An in-depth study to figure out the cause of littering, getting young students to try being cleaners for a day and heavier penalties are among the suggestions made to stop Singapore from becoming a "garbage city".
Academics, civil society members and Singapore residents whom The Straits Times spoke to also have their own take on why the problem persists and what needs to be done to solve it.
Aside from the often-cited reasons such as complacency fostered by an army of cleaners, a "don't care" attitude and growing up pampered, some suggest that different cultural attitudes among some of Singapore's new citizens and foreign workers, and a reluctance to truly shame culprits, could also be behind the country's litter woes.
Last year, the National Environment Agency (NEA) issued about 19,000 tickets for littering -almost double the number in 2013. Thirty-one per cent of these tickets were issued to non-residents.
There were also 688 instances of Corrective Work Orders imposed by the courts, more than double the figure of 261 in 2013, the NEA said in a letter to The Straits Times Forum Page yesterday.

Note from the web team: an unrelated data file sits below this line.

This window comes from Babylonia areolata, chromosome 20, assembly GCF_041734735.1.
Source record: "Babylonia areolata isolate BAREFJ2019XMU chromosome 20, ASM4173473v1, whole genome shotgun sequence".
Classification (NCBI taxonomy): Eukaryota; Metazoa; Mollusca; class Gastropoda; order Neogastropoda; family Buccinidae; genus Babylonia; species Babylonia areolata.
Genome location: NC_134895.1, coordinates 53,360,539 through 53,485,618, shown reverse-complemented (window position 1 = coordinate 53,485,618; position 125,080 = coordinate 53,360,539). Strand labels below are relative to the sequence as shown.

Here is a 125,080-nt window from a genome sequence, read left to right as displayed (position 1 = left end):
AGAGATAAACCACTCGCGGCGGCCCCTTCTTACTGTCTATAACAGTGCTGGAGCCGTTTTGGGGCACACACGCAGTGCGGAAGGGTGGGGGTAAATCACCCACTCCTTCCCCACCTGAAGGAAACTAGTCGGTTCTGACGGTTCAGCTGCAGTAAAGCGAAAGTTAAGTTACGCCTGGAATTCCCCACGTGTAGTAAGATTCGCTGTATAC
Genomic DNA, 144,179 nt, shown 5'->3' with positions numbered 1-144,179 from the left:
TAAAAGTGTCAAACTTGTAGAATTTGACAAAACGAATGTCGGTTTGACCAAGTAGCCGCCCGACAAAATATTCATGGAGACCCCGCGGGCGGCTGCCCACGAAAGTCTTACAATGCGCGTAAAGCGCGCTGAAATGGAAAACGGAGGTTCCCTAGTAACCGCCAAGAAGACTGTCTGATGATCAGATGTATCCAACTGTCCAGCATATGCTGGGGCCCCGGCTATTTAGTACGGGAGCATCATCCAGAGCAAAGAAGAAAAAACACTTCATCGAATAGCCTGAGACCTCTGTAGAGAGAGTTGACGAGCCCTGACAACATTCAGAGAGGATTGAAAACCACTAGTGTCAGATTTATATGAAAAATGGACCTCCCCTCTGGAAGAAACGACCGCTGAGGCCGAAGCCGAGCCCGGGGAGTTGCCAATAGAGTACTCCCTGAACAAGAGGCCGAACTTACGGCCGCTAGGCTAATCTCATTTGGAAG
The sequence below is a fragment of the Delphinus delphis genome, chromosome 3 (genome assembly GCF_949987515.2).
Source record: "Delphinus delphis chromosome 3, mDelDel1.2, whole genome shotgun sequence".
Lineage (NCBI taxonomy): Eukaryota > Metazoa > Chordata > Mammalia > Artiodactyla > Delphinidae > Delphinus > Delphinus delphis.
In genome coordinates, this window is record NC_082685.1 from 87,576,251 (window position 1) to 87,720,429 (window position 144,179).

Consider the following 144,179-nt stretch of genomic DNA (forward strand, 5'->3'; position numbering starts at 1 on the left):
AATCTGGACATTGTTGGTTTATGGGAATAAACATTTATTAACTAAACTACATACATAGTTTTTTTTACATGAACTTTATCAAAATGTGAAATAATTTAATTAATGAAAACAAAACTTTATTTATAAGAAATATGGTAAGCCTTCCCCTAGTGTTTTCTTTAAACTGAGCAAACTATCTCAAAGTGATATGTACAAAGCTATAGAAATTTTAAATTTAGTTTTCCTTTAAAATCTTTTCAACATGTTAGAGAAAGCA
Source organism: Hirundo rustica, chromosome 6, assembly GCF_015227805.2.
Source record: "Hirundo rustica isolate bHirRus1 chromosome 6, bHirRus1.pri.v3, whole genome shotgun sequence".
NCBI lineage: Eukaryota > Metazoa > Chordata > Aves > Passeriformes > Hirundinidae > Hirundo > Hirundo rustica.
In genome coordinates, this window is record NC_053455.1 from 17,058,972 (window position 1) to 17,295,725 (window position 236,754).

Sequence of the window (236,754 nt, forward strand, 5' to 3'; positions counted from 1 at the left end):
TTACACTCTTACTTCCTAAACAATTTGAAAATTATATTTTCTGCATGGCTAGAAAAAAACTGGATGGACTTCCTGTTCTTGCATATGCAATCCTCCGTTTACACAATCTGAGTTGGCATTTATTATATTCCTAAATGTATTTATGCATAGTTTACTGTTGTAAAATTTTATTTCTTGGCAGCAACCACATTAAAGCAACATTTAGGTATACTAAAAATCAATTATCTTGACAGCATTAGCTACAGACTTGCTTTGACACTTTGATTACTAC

It said it takes a "strict line against all littering offenders, regardless of nationality".
In 2006, The Sunday Times highlighted the problem with a news report headlined, "WARNING - We are becoming a GARBAGE CITY".
About a decade later, the country's trashy ways are back in the spotlight, following Facebook posts from three politicians, including Prime Minister Lee Hsien Loong. They had commented on the appalling amount of rubbish left behind by about 13,000 concertgoers at the Laneway Festival at Gardens by the Bay.
Emeritus Senior Minister Goh Chok Tong wrote that Singapore is likely to become a "garbage city", if not for the foreign workers who pick up after its people.
"Cleanliness is a character thing. It shows who you really are," he wrote.
On his Facebook, Mr Lee urged people to do the right thing, and said "we need to progress from being a cleaned city to a truly clean city".
Even though stepped-up enforcement efforts could be a contributing factor to last year's 19,000 littering tickets, Minister for the Environment and Water Resources Vivian Balakrishnan expressed disappointment at the numbers.
"If we do not mess up our own homes, then surely our streets, our clubs, our gardens must not be messed up," he said at a community event.
Despite what seems to be a perennial and unsolvable problem, many experts believe Singapore can still reclaim its sterling reputation as a clean city.
What will be key to getting this done is for all Singapore residents to do their part, they said.
As the NEA said in its letter: "While enforcement is important, to tackle the littering problem effectively, a new social norm is needed where society frowns upon littering as a socially unacceptable act, and where members of the public proactively remind litterbugs to dispose of their litter properly."